Nursing leaders have called to the Government to commit to an ‘ambitious plan’ to increase the number or school nurses and health visitors to improve the long term health of children.
In a joint statement, the School and Public Health Nurses Association (SAPHNA), the Institute of Health Visiting (iHV) and the Local Government Association (LGA) have emphasised the value of long term investment in pre-emptive care.
‘They play a key role in identifying needs, promoting and improving health, preventing illness and reducing inequalities – helping our children to thrive. At a time of increasing need and complexity, both professions are needed now more than ever.’
Yet, as SAPHNA chief executive Sharon White told Nursing in Practice earlier this month, an unprecedented rise in mental illness amongst young people has put school nurses under additional pressure.
The statement also highlighted the rapid decline in the number of health visitors since 2010 among funding cutbacks. In a decade the number of working health visitors has fallen by almost 40% according to research carried out by the iHV.
The statement said that ‘contributing factors include cuts to the public health grant, reduced numbers of training places, retirement and staff moving to other roles.’
In light of the rapidly declining workforce, the iHV, SAPHNA, and LGA called on government to ‘commit to an ambitious plan to increase the number of health visitors and school nurses.’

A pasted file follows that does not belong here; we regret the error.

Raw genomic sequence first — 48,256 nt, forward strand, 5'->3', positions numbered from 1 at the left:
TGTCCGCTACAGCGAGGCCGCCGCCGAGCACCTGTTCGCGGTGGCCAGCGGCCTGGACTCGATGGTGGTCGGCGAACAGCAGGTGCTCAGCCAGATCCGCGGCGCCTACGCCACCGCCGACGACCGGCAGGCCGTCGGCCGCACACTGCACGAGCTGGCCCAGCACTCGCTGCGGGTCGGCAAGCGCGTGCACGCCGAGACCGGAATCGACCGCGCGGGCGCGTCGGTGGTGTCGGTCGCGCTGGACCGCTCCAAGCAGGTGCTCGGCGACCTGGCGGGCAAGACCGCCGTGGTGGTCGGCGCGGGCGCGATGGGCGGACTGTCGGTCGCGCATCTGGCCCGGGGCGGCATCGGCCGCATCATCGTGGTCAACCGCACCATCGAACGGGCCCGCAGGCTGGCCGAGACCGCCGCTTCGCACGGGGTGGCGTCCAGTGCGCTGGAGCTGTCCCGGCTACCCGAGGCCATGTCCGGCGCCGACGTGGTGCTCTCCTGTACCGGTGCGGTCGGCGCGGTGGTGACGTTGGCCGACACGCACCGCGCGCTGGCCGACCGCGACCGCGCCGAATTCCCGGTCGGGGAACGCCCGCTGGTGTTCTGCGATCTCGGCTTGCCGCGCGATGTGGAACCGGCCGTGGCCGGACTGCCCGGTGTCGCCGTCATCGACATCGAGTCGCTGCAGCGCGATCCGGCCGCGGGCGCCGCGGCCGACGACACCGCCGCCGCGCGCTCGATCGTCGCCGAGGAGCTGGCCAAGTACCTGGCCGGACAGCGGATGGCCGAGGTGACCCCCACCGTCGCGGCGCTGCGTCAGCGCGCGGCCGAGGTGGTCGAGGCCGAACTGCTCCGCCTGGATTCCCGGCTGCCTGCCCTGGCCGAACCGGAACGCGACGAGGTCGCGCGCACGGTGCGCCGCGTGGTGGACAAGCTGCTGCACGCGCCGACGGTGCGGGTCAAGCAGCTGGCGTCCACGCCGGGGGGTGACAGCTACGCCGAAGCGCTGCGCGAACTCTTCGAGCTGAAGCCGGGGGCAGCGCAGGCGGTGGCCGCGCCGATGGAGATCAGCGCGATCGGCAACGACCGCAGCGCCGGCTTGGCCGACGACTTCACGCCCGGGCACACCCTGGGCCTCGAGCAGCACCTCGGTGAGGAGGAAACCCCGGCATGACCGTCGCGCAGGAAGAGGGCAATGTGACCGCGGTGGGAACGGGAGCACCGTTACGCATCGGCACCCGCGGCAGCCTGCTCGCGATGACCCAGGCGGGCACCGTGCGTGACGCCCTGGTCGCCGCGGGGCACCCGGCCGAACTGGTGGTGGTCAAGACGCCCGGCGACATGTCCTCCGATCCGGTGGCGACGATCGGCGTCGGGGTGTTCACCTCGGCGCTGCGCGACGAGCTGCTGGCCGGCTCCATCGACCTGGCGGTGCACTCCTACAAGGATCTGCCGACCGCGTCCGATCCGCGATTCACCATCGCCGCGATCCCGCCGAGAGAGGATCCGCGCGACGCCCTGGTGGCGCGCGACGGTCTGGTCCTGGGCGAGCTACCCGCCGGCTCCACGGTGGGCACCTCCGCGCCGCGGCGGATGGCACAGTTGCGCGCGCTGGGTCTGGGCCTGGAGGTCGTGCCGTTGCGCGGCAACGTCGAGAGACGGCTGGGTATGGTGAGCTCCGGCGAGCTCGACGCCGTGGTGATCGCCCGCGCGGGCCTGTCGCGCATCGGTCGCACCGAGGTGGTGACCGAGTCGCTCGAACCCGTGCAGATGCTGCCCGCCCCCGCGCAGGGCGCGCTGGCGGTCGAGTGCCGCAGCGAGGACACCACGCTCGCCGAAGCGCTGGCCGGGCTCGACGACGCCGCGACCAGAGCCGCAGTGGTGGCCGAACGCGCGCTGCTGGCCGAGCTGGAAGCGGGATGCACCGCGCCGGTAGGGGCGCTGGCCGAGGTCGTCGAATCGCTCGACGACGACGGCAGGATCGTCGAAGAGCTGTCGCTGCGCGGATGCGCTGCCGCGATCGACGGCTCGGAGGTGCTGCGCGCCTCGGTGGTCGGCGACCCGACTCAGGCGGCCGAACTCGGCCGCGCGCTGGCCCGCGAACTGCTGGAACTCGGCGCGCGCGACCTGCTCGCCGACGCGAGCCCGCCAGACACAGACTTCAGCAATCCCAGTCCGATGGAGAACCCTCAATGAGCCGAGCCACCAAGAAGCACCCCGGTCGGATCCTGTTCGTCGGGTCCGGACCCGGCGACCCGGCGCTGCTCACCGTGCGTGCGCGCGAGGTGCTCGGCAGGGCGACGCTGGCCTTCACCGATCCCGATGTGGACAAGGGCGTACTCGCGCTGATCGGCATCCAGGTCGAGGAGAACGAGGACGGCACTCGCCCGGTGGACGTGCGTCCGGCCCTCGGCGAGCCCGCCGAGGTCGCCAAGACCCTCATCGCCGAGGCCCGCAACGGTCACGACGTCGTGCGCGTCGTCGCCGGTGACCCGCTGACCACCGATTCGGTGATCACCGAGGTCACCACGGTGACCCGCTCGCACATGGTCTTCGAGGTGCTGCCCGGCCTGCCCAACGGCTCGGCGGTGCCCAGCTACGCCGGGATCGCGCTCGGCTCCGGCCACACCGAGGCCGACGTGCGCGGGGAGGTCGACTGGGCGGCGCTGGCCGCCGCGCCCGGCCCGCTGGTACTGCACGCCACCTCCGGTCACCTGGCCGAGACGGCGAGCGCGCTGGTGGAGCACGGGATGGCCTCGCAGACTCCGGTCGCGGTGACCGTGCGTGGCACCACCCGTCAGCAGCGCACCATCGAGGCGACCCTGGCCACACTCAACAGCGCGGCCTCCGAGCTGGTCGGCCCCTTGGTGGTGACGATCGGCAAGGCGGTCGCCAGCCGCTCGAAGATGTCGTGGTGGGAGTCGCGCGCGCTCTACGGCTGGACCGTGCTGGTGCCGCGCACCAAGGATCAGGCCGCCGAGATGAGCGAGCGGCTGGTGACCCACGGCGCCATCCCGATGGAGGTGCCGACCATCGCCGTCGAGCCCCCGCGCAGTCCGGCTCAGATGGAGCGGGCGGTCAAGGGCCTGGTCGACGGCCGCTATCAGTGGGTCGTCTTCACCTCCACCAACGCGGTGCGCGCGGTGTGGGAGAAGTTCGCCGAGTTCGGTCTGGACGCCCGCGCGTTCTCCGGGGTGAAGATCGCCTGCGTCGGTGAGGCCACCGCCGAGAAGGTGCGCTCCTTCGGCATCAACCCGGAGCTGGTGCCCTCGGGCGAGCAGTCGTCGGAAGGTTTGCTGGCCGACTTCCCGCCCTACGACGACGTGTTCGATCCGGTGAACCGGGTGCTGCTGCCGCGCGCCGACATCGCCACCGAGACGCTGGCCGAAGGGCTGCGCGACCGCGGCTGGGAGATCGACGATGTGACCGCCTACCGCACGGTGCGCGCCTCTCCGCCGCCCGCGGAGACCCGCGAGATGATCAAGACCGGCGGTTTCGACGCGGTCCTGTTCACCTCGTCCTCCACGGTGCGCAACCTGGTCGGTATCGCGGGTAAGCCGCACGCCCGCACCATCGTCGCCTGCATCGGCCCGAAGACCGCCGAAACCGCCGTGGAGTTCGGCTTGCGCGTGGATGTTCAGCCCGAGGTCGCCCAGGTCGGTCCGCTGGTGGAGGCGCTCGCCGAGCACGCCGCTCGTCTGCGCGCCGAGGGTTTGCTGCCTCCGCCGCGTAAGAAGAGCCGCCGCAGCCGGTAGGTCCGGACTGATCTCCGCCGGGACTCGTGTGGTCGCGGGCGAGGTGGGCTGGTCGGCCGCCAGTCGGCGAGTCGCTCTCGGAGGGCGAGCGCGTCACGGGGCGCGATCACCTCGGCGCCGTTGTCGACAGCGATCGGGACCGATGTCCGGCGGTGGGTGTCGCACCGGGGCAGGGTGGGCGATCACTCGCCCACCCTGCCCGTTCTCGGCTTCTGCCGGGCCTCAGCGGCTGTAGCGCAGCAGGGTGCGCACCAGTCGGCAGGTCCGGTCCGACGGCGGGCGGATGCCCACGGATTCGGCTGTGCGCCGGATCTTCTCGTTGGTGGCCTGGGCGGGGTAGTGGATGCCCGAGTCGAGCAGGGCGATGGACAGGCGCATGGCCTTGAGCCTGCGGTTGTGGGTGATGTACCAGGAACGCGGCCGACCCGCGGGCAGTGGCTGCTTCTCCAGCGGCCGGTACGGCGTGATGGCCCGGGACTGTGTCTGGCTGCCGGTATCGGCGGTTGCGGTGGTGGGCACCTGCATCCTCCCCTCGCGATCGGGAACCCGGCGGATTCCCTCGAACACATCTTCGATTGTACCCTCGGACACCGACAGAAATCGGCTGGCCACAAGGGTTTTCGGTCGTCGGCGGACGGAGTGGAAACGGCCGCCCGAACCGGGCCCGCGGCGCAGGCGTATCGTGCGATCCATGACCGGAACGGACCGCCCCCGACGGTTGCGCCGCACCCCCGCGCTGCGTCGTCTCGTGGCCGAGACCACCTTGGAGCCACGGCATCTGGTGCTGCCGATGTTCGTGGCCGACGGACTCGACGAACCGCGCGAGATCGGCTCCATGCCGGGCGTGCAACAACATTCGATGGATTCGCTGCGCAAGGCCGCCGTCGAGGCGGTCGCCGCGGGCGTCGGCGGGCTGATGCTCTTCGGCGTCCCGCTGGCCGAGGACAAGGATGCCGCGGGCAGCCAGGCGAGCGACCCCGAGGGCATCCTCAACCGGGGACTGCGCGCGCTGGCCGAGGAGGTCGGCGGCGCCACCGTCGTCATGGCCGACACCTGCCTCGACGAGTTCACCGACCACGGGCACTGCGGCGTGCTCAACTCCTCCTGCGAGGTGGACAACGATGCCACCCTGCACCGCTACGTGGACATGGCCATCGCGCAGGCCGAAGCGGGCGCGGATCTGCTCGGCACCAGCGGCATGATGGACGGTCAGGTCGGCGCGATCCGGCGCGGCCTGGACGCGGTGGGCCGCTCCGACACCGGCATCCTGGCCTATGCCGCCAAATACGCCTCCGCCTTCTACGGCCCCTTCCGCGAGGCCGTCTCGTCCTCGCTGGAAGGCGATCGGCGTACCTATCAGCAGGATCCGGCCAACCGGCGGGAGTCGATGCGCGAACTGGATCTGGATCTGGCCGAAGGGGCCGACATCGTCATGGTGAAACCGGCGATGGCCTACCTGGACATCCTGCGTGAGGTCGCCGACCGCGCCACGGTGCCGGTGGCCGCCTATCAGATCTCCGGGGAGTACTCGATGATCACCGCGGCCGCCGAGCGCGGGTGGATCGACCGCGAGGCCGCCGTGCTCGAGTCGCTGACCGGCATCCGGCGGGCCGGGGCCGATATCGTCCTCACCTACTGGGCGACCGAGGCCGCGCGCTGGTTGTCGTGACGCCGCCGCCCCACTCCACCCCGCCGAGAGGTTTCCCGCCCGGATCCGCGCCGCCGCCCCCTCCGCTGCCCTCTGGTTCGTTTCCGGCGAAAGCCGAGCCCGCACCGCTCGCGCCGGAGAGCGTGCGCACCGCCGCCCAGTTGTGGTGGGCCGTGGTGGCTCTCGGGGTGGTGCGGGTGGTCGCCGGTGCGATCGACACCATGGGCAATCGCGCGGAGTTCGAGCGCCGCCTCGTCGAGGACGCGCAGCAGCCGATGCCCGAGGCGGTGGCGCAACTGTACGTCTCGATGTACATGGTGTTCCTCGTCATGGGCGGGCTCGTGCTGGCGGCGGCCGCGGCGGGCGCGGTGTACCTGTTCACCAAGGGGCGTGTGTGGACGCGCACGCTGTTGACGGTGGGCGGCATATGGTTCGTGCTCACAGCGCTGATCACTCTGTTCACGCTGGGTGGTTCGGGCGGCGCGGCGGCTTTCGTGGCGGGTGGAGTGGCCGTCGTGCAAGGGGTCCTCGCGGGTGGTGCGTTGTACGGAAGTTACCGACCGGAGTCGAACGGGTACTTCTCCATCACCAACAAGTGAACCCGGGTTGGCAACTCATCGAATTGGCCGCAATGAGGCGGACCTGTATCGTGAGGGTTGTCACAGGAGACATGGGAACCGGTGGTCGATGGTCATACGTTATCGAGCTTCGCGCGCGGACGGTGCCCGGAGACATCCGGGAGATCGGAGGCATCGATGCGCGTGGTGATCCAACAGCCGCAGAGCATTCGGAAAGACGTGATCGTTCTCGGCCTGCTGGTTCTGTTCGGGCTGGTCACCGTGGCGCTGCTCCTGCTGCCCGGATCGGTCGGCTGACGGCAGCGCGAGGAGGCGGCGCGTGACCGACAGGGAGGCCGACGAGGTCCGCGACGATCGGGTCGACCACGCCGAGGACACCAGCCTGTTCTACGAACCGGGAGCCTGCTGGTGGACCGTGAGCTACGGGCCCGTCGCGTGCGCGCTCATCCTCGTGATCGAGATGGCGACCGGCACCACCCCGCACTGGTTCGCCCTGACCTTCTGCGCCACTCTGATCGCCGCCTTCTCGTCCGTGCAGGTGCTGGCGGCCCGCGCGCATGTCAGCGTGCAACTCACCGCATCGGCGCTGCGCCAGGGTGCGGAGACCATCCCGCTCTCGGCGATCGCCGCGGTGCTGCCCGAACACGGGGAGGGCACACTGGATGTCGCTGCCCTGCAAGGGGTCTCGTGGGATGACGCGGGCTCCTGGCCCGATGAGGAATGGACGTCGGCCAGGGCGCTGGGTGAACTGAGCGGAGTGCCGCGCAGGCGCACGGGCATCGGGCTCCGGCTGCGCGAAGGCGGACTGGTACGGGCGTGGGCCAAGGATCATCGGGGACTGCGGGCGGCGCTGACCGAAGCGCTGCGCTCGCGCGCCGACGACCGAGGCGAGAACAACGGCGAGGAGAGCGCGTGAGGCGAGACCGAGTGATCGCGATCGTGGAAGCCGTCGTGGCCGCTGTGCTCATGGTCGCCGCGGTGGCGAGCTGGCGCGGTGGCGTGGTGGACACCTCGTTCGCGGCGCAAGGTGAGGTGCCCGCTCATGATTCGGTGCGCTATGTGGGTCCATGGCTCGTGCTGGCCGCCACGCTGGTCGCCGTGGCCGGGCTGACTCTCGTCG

Adding that: ‘our ultimate ambition is for every area to rebuild and regain the vital public health nursing services that have been lost over the last decade.’
The joint statement said that these long-term investments would ‘benefit children’s lives both now and into the future’ ultimately boosting the next generations educational attainment and employment prospects.
According to the statement’s authors, this ‘frontloading’ of health investment would ‘ultimately reduce soaring costs for non-communicable diseases throughout the life course’.
‘Not only will this have wider economic benefits, but a healthy population will relieve pressure on our over-stretched health service.’
The statement was co-signed by Sharon White, chief executive of SAPHNA; Alison Morton, executive director of the iHV, and David Fothergill, chair of the Local Government Association’s community wellbeing board.